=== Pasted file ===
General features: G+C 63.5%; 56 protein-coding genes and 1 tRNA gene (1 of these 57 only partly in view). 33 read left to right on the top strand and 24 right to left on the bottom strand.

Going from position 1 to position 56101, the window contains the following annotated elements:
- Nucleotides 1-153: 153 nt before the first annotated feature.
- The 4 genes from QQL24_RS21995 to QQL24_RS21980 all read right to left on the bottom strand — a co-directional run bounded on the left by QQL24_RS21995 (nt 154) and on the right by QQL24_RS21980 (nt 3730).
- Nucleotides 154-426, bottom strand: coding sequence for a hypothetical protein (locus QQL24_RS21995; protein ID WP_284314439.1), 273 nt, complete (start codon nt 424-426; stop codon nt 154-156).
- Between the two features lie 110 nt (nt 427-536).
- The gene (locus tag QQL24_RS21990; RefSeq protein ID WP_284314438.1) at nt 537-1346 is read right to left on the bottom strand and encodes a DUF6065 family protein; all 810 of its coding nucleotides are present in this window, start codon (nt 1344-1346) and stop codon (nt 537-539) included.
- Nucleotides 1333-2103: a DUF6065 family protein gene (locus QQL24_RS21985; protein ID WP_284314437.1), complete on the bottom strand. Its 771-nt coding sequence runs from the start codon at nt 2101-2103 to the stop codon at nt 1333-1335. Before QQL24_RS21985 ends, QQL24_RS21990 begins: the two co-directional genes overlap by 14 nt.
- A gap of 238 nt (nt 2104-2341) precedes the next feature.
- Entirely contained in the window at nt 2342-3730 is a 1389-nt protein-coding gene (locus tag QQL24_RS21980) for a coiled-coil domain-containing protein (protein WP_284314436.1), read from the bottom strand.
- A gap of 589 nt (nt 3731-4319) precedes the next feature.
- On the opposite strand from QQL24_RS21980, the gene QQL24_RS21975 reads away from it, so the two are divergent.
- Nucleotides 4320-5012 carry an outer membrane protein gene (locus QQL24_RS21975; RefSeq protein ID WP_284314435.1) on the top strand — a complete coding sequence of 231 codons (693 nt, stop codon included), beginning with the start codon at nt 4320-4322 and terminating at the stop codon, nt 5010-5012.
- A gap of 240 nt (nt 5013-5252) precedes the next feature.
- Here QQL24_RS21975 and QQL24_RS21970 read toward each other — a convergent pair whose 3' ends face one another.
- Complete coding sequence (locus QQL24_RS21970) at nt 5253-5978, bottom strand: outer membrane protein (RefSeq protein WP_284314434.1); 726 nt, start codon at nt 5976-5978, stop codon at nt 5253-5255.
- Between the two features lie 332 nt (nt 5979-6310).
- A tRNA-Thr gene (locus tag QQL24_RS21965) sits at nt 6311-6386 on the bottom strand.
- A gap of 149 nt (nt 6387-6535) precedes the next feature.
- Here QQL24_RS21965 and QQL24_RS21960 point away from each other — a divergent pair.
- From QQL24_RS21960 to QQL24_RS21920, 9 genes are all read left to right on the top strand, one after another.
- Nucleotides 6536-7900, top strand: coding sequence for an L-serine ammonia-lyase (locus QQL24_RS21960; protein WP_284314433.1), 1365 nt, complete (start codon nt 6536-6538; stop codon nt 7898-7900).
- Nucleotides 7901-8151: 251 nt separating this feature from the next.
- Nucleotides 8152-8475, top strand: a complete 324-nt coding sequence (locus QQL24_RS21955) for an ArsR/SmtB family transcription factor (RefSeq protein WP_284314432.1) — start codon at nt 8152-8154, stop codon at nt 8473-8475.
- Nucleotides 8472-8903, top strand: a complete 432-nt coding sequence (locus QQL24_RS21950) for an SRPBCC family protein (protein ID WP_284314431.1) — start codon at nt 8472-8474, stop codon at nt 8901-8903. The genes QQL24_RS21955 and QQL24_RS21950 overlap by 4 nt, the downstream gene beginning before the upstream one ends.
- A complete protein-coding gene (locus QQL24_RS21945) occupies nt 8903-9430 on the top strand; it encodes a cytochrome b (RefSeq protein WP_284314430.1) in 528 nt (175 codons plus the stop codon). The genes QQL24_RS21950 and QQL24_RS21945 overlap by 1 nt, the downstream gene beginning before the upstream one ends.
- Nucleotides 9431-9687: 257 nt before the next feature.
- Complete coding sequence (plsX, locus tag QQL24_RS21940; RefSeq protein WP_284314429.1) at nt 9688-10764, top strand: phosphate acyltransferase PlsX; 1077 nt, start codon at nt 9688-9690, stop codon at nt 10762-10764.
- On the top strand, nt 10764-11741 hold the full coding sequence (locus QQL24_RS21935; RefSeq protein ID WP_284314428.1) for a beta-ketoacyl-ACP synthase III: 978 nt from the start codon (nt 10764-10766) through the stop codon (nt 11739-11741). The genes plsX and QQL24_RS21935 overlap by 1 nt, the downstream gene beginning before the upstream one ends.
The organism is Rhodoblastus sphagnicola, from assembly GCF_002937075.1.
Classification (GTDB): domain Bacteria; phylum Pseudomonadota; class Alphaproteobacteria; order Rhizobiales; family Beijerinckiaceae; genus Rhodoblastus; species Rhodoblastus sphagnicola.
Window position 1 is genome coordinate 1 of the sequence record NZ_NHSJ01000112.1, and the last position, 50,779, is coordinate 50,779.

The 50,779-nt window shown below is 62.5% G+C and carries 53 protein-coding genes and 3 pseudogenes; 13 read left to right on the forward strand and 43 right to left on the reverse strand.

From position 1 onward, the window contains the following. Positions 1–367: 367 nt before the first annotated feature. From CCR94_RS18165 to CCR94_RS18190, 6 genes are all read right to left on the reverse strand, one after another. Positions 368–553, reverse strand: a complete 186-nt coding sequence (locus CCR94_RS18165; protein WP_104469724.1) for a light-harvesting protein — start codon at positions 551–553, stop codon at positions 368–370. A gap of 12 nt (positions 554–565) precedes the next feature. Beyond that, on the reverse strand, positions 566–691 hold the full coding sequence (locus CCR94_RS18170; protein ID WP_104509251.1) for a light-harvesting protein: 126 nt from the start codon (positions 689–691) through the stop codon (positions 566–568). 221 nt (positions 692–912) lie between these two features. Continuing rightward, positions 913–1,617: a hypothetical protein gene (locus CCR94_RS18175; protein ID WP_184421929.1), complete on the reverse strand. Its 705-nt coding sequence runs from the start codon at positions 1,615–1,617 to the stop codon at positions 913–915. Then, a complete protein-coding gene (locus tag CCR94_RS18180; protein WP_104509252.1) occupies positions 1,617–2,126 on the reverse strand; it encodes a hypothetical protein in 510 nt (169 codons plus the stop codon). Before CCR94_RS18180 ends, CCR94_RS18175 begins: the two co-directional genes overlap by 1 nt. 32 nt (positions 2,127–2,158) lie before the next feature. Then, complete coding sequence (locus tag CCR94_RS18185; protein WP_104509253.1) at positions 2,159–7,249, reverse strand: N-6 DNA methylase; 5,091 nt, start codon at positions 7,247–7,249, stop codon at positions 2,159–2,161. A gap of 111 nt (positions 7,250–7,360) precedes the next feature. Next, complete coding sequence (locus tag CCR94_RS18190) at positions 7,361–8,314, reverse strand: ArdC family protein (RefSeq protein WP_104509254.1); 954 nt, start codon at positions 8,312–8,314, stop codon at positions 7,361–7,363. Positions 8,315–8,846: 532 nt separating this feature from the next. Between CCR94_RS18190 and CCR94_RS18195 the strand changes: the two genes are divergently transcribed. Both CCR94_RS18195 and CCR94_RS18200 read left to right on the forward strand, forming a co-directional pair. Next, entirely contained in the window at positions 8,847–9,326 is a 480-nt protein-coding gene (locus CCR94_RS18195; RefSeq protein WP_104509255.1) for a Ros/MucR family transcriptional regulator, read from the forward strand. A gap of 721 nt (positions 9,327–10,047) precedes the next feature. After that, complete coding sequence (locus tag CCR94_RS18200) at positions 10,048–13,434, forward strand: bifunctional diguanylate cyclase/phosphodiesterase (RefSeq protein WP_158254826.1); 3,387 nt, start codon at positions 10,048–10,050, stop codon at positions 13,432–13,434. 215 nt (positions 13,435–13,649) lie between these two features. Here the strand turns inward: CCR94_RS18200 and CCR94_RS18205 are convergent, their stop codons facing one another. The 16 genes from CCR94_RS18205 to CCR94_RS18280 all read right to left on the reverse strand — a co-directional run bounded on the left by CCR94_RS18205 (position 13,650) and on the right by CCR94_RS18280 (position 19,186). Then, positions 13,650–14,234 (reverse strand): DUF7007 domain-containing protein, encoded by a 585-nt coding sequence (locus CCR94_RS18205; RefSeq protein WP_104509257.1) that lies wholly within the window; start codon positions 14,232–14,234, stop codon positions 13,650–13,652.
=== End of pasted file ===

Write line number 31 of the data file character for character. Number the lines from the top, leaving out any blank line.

Classification (GTDB): domain Bacteria; phylum Pseudomonadota; class Alphaproteobacteria; order Rhizobiales; family Beijerinckiaceae; genus Rhodoblastus; species Rhodoblastus sphagnicola.